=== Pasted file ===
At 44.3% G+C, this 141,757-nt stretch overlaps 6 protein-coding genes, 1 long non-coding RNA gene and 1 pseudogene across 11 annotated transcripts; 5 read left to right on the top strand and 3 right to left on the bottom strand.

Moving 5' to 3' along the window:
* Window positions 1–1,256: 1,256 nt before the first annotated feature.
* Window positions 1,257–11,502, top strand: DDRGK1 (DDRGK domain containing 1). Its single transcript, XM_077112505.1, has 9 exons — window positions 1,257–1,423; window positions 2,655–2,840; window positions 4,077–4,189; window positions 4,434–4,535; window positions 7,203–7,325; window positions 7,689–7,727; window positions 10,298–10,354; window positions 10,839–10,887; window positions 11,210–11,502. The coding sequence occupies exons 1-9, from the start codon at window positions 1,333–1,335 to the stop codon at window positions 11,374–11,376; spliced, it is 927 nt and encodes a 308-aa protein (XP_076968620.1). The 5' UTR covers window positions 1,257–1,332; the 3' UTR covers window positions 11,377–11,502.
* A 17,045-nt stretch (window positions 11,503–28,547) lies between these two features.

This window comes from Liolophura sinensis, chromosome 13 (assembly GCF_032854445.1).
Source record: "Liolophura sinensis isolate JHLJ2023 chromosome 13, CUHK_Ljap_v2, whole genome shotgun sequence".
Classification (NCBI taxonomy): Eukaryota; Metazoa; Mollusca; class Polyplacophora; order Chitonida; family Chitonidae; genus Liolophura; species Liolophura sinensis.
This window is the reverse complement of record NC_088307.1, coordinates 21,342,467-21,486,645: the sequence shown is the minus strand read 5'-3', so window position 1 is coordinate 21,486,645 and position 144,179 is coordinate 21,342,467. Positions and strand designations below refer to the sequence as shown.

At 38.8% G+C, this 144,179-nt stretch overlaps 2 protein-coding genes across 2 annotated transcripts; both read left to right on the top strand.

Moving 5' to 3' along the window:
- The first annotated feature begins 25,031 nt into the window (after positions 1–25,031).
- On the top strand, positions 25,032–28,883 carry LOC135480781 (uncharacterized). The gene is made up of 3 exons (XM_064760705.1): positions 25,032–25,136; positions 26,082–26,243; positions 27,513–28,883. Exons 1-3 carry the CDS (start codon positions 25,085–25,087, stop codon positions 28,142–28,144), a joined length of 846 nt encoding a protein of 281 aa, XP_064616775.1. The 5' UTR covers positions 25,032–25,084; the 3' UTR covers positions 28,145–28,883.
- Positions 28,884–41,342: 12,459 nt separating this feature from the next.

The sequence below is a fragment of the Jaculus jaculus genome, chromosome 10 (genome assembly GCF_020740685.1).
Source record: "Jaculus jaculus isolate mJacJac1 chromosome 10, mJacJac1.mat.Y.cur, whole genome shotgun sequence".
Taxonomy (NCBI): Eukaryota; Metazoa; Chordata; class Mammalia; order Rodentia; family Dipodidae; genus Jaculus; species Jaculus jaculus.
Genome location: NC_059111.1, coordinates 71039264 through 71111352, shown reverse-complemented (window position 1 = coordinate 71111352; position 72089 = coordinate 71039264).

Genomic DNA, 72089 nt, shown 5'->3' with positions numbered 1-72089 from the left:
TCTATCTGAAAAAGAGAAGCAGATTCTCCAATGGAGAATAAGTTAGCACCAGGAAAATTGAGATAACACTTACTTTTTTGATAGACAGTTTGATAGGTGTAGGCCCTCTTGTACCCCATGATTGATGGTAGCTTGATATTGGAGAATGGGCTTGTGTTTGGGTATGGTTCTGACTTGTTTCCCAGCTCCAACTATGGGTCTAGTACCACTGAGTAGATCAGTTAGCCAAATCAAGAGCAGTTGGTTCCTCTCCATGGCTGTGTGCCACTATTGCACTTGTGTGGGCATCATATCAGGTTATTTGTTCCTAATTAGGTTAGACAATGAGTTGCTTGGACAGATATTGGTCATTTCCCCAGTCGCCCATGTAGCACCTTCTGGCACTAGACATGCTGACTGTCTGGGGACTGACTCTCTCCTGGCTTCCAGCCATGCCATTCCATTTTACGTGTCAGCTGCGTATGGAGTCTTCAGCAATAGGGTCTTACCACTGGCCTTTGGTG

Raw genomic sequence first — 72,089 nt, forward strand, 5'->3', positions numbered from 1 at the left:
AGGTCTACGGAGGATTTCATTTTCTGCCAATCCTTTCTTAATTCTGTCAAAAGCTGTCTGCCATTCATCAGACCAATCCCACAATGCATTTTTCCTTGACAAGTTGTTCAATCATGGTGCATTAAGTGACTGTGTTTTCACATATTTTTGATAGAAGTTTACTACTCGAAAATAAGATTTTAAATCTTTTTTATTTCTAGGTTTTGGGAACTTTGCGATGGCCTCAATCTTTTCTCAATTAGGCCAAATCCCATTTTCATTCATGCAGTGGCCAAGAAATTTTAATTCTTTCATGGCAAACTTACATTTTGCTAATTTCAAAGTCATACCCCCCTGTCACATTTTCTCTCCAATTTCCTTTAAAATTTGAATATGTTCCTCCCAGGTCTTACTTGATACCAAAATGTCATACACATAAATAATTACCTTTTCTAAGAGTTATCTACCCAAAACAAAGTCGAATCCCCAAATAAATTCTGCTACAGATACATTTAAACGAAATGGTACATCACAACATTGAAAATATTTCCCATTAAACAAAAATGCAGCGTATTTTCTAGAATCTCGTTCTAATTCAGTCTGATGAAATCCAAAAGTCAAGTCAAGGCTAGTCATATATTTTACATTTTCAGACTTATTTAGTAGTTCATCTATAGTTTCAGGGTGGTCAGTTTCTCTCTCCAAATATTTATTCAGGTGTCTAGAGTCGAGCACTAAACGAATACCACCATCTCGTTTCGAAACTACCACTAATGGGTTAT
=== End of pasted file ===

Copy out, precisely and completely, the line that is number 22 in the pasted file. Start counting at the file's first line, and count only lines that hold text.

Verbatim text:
AGGTCTACGGAGGATTTCATTTTCTGCCAATCCTTTCTTAATTCTGTCAAAAGCTGTCTGCCATTCATCAGACCAATCCCACAATGCATTTTTCCTTGACAAGTTGTTCAATCATGGTGCATTAAGTGACTGTGTTTTCACATATTTTTGATAGAAGTTTACTACTCGAAAATAAGATTTTAAATCTTTTTTATTTCTAGGTTTTGGGAACTTTGCGATGGCCTCAATCTTTTCTCAATTAGGCCAAATCCCATTTTCATTCATGCAGTGGCCAAGAAATTTTAATTCTTTCATGGCAAACTTACATTTTGCTAATTTCAAAGTCATACCCCCCTGTCACATTTTCTCTCCAATTTCCTTTAAAATTTGAATATGTTCCTCCCAGGTCTTACTTGATACCAAAATGTCATACACATAAATAATTACCTTTTCTAAGAGTTATCTACCCAAAACAAAGTCGAATCCCCAAATAAATTCTGCTACAGATACATTTAAACGAAATGGTACATCACAACATTGAAAATATTTCCCATTAAACAAAAATGCAGCGTATTTTCTAGAATCTCGTTCTAATTCAGTCTGATGAAATCCAAAAGTCAAGTCAAGGCTAGTCATATATTTTACATTTTCAGACTTATTTAGTAGTTCATCTATAGTTTCAGGGTGGTCAGTTTCTCTCTCCAAATATTTATTCAGGTGTCTAGAGTCGAGCACTAAACGAATACCACCATCTCGTTTCGAAACTACCACTAATGGGTTAT